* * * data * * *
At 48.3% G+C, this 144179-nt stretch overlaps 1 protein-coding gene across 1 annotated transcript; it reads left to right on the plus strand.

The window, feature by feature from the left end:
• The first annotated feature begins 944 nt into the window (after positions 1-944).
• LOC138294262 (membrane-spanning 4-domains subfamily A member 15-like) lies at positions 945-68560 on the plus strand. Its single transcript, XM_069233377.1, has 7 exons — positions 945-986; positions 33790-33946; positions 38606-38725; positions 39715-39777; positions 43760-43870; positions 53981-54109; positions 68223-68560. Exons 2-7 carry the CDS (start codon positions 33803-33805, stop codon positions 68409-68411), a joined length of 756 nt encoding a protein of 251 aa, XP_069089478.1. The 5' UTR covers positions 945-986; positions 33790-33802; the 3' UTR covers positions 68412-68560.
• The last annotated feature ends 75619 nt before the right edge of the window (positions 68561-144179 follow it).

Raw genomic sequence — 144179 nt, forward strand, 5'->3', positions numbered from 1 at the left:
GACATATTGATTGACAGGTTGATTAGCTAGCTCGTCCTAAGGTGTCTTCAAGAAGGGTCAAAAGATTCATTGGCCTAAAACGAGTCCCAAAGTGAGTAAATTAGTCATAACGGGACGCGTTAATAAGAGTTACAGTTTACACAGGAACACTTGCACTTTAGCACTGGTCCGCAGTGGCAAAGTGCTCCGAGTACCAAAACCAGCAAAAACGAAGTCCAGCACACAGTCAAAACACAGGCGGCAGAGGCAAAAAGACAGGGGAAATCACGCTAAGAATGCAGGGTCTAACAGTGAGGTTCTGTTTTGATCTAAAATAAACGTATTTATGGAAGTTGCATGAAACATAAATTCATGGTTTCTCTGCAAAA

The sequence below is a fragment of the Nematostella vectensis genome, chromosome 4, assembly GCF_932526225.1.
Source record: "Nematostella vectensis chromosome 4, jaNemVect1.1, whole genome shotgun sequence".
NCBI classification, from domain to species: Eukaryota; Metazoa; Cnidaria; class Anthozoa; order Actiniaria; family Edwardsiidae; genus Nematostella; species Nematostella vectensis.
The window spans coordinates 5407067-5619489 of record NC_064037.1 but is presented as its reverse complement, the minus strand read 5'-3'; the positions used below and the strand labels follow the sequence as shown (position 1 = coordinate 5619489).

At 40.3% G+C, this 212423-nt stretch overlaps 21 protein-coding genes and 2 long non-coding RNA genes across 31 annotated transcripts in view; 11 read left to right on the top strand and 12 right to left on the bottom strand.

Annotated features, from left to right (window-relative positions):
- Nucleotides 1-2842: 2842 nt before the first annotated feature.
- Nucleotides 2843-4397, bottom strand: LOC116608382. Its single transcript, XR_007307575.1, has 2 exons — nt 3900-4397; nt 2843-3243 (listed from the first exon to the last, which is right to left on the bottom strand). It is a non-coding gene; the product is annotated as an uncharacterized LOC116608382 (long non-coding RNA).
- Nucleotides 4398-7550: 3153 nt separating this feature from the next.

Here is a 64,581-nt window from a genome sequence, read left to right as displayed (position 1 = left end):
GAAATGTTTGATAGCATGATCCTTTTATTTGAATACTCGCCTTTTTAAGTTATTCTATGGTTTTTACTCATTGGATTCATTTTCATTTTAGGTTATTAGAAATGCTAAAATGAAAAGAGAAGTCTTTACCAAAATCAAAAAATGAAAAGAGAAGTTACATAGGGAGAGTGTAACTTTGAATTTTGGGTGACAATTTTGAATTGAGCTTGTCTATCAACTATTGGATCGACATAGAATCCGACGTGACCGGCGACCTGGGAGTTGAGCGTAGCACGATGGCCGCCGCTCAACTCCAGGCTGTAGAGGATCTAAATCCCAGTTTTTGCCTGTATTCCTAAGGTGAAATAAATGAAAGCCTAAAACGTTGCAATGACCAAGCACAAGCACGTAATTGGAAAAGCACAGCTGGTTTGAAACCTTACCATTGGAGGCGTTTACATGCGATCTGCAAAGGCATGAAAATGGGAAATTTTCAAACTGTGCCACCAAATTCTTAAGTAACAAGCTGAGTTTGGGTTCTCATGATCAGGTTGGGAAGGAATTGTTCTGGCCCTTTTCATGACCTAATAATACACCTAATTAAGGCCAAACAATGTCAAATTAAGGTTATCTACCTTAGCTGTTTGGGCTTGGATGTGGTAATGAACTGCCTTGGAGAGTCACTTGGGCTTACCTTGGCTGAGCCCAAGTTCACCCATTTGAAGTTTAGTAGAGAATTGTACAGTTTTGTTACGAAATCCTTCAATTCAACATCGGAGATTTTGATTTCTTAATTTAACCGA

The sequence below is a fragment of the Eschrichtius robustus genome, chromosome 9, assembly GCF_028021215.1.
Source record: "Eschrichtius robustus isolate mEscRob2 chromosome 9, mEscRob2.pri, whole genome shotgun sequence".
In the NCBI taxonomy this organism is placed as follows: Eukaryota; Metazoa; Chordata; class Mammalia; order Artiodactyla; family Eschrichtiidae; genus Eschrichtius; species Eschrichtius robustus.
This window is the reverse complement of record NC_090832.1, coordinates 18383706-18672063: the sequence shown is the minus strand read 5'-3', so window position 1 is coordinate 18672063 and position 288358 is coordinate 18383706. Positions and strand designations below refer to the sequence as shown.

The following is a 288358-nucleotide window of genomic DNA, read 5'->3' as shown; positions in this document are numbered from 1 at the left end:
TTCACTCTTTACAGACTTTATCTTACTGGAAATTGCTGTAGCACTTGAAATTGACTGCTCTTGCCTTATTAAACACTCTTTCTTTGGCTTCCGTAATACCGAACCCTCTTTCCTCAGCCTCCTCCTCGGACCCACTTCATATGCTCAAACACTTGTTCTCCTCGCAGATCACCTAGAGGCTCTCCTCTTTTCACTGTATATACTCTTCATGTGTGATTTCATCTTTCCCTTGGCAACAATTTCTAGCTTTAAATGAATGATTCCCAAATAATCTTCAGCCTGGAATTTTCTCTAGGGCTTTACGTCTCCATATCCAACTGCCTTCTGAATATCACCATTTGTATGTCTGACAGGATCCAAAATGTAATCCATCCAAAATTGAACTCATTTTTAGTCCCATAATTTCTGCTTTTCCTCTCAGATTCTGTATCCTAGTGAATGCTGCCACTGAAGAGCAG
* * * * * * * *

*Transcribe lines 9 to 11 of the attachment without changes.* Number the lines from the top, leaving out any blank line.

Source record: "Nematostella vectensis chromosome 4, jaNemVect1.1, whole genome shotgun sequence".
NCBI classification, from domain to species: Eukaryota; Metazoa; Cnidaria; class Anthozoa; order Actiniaria; family Edwardsiidae; genus Nematostella; species Nematostella vectensis.
The window spans coordinates 5407067-5619489 of record NC_064037.1 but is presented as its reverse complement, the minus strand read 5'-3'; the positions used below and the strand labels follow the sequence as shown (position 1 = coordinate 5619489).